“Good investors gather information, put that information into current and historical context, then make sound decisions.”
September didn’t miss a beat in fulfilling its annual market correction. It was a mild correction that took three weeks to complete, with only one exciting day, before recovering most of the lost ground in the following week. As we said previously, highly predictable, and hardly newsworthy. As of this date, most of the major U.S. equity indexes are lower by less than 2% for the month, and holding their long term trendlines.
Last month we discussed the September ‘housecleaning’ that institutional investors regularly engage in. Characteristically, this involves selectively selling positions that have not been performing well, and selectively buying positions that have been performing well. In effect, punishing the losers, and rewarding the winners. The catch this year is that there just aren’t very many losers. Still, it is a required chore in the institutional investor universe. If you don’t have poor performers to pick one, you can still do a ‘portfolio rebalancing procedure’ which involves selling to a model, raising short-term cash, then reinvesting that cash back into the model positions before the end of the month. It sounds like a lot of work, which it is, but it’s an exercise that nonetheless demonstrates that institutions are paying attention, and sticking to the script.
The hallmark of portfolio rebalancing is when, during the selling process, most of the sectors decline by approximately the same percentage. There are very few, if any, outliers. The cash that is raised during the selling process is stashed in very short-term bonds, usually U.S. Treasuries, which can absorb all of the cash and barely budge. That hardly makes a ripple in the bond market, especially if the cash is then reinvested before the end of the month, which has been the case thus far this September.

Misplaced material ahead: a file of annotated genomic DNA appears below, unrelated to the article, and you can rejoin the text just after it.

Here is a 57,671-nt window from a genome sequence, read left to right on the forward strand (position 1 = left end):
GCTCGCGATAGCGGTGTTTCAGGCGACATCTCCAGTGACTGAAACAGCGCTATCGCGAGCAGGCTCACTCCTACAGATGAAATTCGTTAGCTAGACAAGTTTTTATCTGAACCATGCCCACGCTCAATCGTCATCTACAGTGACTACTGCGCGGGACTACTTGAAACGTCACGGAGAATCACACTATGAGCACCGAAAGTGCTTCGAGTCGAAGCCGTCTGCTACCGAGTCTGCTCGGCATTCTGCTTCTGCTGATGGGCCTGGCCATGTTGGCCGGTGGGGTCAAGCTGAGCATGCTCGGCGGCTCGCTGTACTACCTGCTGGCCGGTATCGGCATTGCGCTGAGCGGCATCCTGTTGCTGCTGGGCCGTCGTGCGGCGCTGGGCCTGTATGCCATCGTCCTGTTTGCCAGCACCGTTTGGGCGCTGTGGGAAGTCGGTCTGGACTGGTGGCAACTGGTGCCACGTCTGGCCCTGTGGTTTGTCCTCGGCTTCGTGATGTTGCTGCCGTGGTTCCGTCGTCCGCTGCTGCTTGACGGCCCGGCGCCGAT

The magic number for the declines in large cap equities this September was -5.4%. The S&P 500 Index declined -5.4% before bouncing. The Dow Jones Industrial Average declined -5.4% before bouncing. The NASDAQ Composite Index declined -5.5% before bouncing. The Russell 3000 Index declined -5.4% before bouncing. This was not a coincidence, but carefully engineered institutional portfolio selling, as was the recovery buying. Currently, the S&P 500 Index is down -1.4% MTD. The Dow Jones Industrial Average is down -1.5% MTD. The NASDAQ Composite Index is down -1.3% MTD. And the Russell 3000 Index is down -1.3% MTD. Market volatility was slightly higher in MidCap and SmallCap equity indexes.
Another telltale sign of portfolio rebalancing is the action, or lack of action, in the bond markets. If this was a major rotation out of equities and into bonds, the action would be reflected in a stronger bond market. Nope. The Bloomberg Barclays U.S. Aggregate Bond Index is down -0.47% MTD. The Bloomberg Barclays Municipal Bond Index is down -0.23% MTD. The Bloomberg Barclays 1-3 Month T-Bill Index is flat at 0.00%. Not even a ripple.
International equity markets trailed U.S. equity markets into the correction, and are trailing on the recovery. The MSCI EAFE Index is down -0.52% MTD, while the MSCI Europe Index is down -2.21% MTD. Emerging markets continue to under-perform, with the MSCI Emerging Markets Index down -3.10% MTD, and is now the only equity index we monitor that is in negative territory YTD, down -0.35%. Global distribution delays are impacting both international and domestic equity markets.
The setup for the 4th quarter of 2021 is looking good. The global Bull Market is intact, with U.S. equity markets firmly in the lead. Corporate earnings projections are positive. Interest rate increases are still off the table until 2022. Inflation factors are being priced into projections in spite of the Fed’s lack of response to date. This is still a favorable environment for equities, looking into the beginning of 2022. Then we shall see.
Edward D. Foy, Manager, SELECTOR® Money Management, Chief Investment Officer, Foy Financial Services, Inc.
Sources: Bloomberg.com, Marketwatch.com, StockCharts.com, Morningstar.